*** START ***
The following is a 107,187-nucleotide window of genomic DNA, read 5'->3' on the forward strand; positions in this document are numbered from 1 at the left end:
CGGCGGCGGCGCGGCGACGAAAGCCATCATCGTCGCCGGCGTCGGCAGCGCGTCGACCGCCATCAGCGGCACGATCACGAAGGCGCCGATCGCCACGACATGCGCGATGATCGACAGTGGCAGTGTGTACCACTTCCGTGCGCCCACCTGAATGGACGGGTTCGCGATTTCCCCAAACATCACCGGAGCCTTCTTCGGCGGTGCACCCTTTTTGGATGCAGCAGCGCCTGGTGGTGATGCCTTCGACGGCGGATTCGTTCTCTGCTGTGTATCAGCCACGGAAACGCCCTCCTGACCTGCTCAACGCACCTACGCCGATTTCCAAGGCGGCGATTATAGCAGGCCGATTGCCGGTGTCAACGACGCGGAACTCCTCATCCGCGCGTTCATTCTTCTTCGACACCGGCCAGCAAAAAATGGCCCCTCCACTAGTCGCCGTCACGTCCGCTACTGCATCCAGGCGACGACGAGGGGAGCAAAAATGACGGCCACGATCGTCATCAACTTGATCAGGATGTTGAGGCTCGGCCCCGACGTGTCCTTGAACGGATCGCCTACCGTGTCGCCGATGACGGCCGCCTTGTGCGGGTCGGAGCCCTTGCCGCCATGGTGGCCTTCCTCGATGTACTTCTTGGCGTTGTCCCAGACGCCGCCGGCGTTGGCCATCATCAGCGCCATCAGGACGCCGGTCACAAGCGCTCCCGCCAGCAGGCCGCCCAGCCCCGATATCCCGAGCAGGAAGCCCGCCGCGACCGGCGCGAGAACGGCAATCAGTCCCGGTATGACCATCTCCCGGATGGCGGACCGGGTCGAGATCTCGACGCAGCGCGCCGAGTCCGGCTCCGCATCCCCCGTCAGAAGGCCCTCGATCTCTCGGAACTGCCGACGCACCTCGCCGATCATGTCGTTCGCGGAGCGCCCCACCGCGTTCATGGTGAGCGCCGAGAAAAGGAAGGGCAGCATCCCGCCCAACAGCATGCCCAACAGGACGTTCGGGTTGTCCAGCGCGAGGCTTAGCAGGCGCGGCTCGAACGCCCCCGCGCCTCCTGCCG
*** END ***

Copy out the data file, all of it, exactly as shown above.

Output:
The following is a 107,187-nucleotide window of genomic DNA, read 5'->3' on the forward strand; positions in this document are numbered from 1 at the left end:
CGGCGGCGGCGCGGCGACGAAAGCCATCATCGTCGCCGGCGTCGGCAGCGCGTCGACCGCCATCAGCGGCACGATCACGAAGGCGCCGATCGCCACGACATGCGCGATGATCGACAGTGGCAGTGTGTACCACTTCCGTGCGCCCACCTGAATGGACGGGTTCGCGATTTCCCCAAACATCACCGGAGCCTTCTTCGGCGGTGCACCCTTTTTGGATGCAGCAGCGCCTGGTGGTGATGCCTTCGACGGCGGATTCGTTCTCTGCTGTGTATCAGCCACGGAAACGCCCTCCTGACCTGCTCAACGCACCTACGCCGATTTCCAAGGCGGCGATTATAGCAGGCCGATTGCCGGTGTCAACGACGCGGAACTCCTCATCCGCGCGTTCATTCTTCTTCGACACCGGCCAGCAAAAAATGGCCCCTCCACTAGTCGCCGTCACGTCCGCTACTGCATCCAGGCGACGACGAGGGGAGCAAAAATGACGGCCACGATCGTCATCAACTTGATCAGGATGTTGAGGCTCGGCCCCGACGTGTCCTTGAACGGATCGCCTACCGTGTCGCCGATGACGGCCGCCTTGTGCGGGTCGGAGCCCTTGCCGCCATGGTGGCCTTCCTCGATGTACTTCTTGGCGTTGTCCCAGACGCCGCCGGCGTTGGCCATCATCAGCGCCATCAGGACGCCGGTCACAAGCGCTCCCGCCAGCAGGCCGCCCAGCCCCGATATCCCGAGCAGGAAGCCCGCCGCGACCGGCGCGAGAACGGCAATCAGTCCCGGTATGACCATCTCCCGGATGGCGGACCGGGTCGAGATCTCGACGCAGCGCGCCGAGTCCGGCTCCGCATCCCCCGTCAGAAGGCCCTCGATCTCTCGGAACTGCCGACGCACCTCGCCGATCATGTCGTTCGCGGAGCGCCCCACCGCGTTCATGGTGAGCGCCGAGAAAAGGAAGGGCAGCATCCCGCCCAACAGCATGCCCAACAGGACGTTCGGGTTGTCCAGCGCGAGGCTTAGCAGGCGCGGCTCGAACGCCCCCGCGCCTCCTGCCG